Scripture disallows seeking peace at any price. Some apologists argue that even believers must draw the line somewhere to stand up to the forces of evil. Wherever one stands, Christians need to be pro-active. As Friesen, Langan, and Stassen observe in their introduction to Just Peacemaking: Ten Practices for Abolishing War, “terrorism requires more than an ethic that says terrorism is unjust, it requires an ethic that points to practices that prevent it.” Some events create a time for war rather than a time for peace — when it would be un-Christian to not act unspeakably toward someone, perhaps a terrorist or terrorist organization.… Continue reading
I don’t know about you, but I am an excellent excuse-maker. For example, I am a master at convincing myself why I don’t need to exercise, or why I need another bowl of ice cream, or why I need to watch “this” sporting event, even if I am up late. My personal excuses, in these ways and others, are (to me!) water-tight, air-locked, drop-the-mic conclusive. To be persuaded otherwise, it would take an incredible proof or motivation ……. or just my wife giving me that “look” (and you married guys know what I am saying).
Now, this “master of excuses” I have observed in what many non-believers do when confronted with call to surrender their life to Jesus Christ.… Continue reading
When Christians think and speak about defending or sharing the Christian faith with the people around them—the Scripture itself must be our first line of defense and reasoning. Scripture stands by itself as the infallible, inspired and inerrant Word of God. Scripture is God’s conduit by which He redeems lost sinners and changes the hearts of man (Romans 10:17). Even with holding the authoritative Word of God as the ultimate resource, there are still many who endeavor to defend the faith by first turning to archaeology, philosophical arguments, scientific proofs and rebuttals, canonicity or textual criticism to defend the veracity of the Bible and add to its credibility in the eyes of the unbelieving world.… Continue reading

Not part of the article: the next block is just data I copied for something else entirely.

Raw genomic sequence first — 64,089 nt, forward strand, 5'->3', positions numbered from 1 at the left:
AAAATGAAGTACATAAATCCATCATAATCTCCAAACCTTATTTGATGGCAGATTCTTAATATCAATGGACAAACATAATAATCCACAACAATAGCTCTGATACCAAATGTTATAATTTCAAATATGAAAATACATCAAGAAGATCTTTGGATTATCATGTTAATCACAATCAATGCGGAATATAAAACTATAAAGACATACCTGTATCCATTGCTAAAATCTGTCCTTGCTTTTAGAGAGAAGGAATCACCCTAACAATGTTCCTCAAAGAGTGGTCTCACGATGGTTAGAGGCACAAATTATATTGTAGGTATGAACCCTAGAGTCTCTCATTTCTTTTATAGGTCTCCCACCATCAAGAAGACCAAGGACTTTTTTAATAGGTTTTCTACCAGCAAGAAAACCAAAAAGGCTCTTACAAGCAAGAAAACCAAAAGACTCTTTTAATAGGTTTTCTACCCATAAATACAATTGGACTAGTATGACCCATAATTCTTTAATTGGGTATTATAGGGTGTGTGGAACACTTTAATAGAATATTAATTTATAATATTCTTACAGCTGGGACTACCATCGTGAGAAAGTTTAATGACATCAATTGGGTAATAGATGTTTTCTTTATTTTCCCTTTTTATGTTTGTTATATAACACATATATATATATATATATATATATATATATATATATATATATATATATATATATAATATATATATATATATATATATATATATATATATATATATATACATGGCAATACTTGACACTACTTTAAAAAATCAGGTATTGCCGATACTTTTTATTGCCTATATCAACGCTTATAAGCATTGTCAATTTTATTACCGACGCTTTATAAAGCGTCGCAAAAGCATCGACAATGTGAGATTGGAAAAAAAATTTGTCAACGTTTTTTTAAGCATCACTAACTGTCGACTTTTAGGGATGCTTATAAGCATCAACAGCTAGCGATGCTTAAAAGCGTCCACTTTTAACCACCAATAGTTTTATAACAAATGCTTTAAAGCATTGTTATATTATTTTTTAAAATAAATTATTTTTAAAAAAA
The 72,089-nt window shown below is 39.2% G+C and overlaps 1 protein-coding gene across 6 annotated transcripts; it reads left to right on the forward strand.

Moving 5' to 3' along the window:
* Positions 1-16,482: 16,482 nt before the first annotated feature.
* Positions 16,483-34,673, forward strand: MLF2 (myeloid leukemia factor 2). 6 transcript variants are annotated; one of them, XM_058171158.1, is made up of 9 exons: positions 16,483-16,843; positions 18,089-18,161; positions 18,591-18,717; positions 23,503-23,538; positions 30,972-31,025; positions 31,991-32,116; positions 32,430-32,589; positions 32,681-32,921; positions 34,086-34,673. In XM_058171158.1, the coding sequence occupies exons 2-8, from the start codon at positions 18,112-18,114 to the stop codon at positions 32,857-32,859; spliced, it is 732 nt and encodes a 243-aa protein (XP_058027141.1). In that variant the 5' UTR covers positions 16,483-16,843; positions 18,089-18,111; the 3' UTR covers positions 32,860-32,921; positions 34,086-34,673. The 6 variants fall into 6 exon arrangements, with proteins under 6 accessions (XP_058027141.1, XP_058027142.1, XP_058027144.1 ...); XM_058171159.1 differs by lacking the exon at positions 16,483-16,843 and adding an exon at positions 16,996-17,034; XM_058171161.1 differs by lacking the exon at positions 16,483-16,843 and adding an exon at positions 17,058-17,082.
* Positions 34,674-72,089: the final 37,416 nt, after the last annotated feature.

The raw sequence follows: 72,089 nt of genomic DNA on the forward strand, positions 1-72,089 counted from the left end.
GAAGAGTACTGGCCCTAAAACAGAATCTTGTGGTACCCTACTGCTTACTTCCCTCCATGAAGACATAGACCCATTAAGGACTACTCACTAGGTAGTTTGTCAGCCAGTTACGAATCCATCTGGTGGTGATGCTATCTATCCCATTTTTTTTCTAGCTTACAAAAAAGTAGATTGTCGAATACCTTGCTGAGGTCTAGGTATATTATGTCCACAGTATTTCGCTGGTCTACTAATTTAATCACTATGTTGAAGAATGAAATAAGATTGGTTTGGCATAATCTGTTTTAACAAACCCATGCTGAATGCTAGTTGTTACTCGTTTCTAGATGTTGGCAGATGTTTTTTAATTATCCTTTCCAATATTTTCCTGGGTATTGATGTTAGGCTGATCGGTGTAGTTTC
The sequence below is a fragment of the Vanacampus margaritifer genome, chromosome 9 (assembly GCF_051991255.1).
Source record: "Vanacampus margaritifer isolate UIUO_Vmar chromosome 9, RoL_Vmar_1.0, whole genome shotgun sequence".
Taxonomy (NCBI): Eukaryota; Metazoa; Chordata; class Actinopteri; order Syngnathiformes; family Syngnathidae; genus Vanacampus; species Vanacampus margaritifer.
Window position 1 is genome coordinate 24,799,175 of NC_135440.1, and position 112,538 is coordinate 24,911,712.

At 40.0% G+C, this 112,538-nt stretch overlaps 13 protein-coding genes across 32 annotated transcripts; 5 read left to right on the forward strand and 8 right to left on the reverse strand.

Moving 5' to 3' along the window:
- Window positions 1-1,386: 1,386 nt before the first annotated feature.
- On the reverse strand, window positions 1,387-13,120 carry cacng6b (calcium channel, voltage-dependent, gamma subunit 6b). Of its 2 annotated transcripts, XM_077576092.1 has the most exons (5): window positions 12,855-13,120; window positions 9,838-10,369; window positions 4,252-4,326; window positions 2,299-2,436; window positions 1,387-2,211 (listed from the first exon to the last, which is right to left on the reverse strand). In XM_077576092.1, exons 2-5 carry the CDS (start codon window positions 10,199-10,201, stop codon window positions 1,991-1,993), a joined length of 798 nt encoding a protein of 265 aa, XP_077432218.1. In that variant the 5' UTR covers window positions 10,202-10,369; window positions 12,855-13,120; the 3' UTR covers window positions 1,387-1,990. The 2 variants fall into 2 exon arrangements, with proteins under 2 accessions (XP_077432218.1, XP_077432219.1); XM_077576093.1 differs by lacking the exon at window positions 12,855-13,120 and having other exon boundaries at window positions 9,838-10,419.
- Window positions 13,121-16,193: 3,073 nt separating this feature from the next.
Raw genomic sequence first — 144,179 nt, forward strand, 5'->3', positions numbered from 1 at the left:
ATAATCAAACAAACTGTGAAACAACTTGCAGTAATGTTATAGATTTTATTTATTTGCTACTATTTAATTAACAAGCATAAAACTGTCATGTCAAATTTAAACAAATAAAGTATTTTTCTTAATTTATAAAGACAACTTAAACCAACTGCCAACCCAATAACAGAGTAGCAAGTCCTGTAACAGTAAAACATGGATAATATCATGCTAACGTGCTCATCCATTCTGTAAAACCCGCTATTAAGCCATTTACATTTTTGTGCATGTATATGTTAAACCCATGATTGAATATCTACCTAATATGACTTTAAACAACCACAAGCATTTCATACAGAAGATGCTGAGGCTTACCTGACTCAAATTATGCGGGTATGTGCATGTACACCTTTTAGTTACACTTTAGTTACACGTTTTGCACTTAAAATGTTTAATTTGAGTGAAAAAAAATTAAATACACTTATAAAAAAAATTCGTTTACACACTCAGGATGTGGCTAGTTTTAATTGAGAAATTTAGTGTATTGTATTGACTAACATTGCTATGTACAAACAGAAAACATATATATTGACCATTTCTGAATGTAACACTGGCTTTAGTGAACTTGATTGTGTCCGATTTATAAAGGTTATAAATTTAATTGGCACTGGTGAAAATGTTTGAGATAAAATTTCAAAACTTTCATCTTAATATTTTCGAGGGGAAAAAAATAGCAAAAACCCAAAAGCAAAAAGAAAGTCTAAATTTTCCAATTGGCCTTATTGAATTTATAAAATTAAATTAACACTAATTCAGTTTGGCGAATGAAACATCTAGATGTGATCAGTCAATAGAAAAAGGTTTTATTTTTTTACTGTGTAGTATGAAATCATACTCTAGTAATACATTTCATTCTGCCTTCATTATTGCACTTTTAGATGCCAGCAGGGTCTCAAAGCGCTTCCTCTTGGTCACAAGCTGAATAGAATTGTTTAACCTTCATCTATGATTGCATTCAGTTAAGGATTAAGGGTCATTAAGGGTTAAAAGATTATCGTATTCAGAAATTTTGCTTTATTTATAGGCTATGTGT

Classical apologetics is a two step approach to arguing for the Christian world view. First it argues for a god, and after offering what it views as satisfactory arguments, it then progresses to arguing for the Christian triune God.
There are some positive aspects of classical apologetics. It seeks to show that faith and reason are consistent, which is a noble aim and has been of service to countless believers, buttressing their faith. Also the classical approach historically has been at the forefront of the apologetic efforts of the church as the preferred method of many staunch defenders of orthodoxy like Augustine, Hugo Grotius and B.B.… Continue reading
The goal of presuppositional apologetics, like all other apologetic methods is to provide a rational basis for Christian faith. It does so by defending Christianity against the counter claims of non-religious world views such as atheism or secular humanism and against the claims of other religions. It also is used to attack (intellectually, we must always be winsome in an apologetic encounter) the claims of other world views and to show not only that Christian faith is reasonable, but that it is sure and that all other world views and religions are absolutely false (it is much more suited to this latter task than other apologetic methods).… Continue reading